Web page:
I first read Kevin Hearne’s Iron Druid books and loved them (also the quirky The Tales of Pell), so was curious about this new venture, starting with A PLAGUE OF GIANTS. Think Avatar: The Last Airbender meets Jim Butcher’s Codex Alera series. Elemental magic, a variety of races, different lands. And it’s all thrown at you from page one.

But this story is told a little differently. It starts at the end of the war, after a difficult victory, and a bard with earth kenning uses his magic to re-tell the story of the war to a city of refugees. And it’s this movement back and forth in time and between key players in this war that we get a singularly grand view of the war as a whole. Hearne uses this method to great effect.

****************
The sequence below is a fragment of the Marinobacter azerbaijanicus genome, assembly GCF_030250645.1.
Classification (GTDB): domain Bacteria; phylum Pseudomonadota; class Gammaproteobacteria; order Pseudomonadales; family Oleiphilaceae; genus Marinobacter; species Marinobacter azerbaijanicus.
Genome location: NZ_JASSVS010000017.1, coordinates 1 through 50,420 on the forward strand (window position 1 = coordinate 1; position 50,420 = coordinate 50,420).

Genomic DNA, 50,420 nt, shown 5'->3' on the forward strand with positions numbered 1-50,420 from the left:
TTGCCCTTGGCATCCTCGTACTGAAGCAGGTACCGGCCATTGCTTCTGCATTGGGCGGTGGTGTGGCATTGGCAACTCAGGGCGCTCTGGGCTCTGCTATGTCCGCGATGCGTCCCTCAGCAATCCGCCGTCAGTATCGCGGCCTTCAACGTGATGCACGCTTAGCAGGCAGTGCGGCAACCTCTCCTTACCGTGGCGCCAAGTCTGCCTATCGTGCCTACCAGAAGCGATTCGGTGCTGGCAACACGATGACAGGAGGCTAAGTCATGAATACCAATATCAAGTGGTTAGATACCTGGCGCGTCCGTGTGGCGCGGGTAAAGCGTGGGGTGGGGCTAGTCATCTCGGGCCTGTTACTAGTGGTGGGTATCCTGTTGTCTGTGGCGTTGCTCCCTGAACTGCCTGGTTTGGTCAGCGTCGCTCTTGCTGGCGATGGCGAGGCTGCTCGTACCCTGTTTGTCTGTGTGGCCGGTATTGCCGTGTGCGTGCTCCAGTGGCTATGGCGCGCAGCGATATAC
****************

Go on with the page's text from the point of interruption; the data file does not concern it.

There are so many interesting characters in this book that I can’t cover them all here. Often in books like this such a large cast of ‘main’ character can make the storytelling suffer, especially since they don’t have a lot of interaction with each other for the first 3/4 of the book–but it doesn’t suffer, thankfully. And the characterization is good enough, despite these short bursts, that by the end we understand these people and care about what happens to them.